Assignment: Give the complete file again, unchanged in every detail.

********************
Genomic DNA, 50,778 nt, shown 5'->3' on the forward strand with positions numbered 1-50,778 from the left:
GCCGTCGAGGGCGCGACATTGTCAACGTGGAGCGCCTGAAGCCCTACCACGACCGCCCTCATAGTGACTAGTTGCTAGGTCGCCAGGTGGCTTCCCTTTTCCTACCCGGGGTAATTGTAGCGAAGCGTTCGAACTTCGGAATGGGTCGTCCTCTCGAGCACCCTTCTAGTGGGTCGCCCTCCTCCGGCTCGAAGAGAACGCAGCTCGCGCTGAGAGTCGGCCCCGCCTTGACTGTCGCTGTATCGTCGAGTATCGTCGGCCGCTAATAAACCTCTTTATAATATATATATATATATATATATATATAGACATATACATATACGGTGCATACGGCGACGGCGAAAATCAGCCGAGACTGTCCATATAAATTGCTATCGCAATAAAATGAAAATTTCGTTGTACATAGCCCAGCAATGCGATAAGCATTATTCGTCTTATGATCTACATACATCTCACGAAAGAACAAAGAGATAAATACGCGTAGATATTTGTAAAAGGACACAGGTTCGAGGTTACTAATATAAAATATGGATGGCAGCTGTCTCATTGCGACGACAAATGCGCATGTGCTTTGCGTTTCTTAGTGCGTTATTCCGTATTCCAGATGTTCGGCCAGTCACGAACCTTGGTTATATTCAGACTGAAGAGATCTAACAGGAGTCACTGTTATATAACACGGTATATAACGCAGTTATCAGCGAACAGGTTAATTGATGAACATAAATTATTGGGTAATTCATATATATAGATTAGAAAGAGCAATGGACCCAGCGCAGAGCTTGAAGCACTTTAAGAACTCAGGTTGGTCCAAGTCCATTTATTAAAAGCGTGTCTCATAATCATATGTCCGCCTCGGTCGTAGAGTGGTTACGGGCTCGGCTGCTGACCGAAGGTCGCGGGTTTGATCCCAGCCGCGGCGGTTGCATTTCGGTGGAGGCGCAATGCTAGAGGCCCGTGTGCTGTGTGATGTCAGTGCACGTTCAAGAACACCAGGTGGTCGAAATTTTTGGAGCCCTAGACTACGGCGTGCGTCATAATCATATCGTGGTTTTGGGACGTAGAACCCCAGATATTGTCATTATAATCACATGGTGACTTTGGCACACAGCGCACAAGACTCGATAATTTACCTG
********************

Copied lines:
Genomic DNA, 50,778 nt, shown 5'->3' on the forward strand with positions numbered 1-50,778 from the left:
GCCGTCGAGGGCGCGACATTGTCAACGTGGAGCGCCTGAAGCCCTACCACGACCGCCCTCATAGTGACTAGTTGCTAGGTCGCCAGGTGGCTTCCCTTTTCCTACCCGGGGTAATTGTAGCGAAGCGTTCGAACTTCGGAATGGGTCGTCCTCTCGAGCACCCTTCTAGTGGGTCGCCCTCCTCCGGCTCGAAGAGAACGCAGCTCGCGCTGAGAGTCGGCCCCGCCTTGACTGTCGCTGTATCGTCGAGTATCGTCGGCCGCTAATAAACCTCTTTATAATATATATATATATATATATATATATAGACATATACATATACGGTGCATACGGCGACGGCGAAAATCAGCCGAGACTGTCCATATAAATTGCTATCGCAATAAAATGAAAATTTCGTTGTACATAGCCCAGCAATGCGATAAGCATTATTCGTCTTATGATCTACATACATCTCACGAAAGAACAAAGAGATAAATACGCGTAGATATTTGTAAAAGGACACAGGTTCGAGGTTACTAATATAAAATATGGATGGCAGCTGTCTCATTGCGACGACAAATGCGCATGTGCTTTGCGTTTCTTAGTGCGTTATTCCGTATTCCAGATGTTCGGCCAGTCACGAACCTTGGTTATATTCAGACTGAAGAGATCTAACAGGAGTCACTGTTATATAACACGGTATATAACGCAGTTATCAGCGAACAGGTTAATTGATGAACATAAATTATTGGGTAATTCATATATATAGATTAGAAAGAGCAATGGACCCAGCGCAGAGCTTGAAGCACTTTAAGAACTCAGGTTGGTCCAAGTCCATTTATTAAAAGCGTGTCTCATAATCATATGTCCGCCTCGGTCGTAGAGTGGTTACGGGCTCGGCTGCTGACCGAAGGTCGCGGGTTTGATCCCAGCCGCGGCGGTTGCATTTCGGTGGAGGCGCAATGCTAGAGGCCCGTGTGCTGTGTGATGTCAGTGCACGTTCAAGAACACCAGGTGGTCGAAATTTTTGGAGCCCTAGACTACGGCGTGCGTCATAATCATATCGTGGTTTTGGGACGTAGAACCCCAGATATTGTCATTATAATCACATGGTGACTTTGGCACACAGCGCACAAGACTCGATAATTTACCTG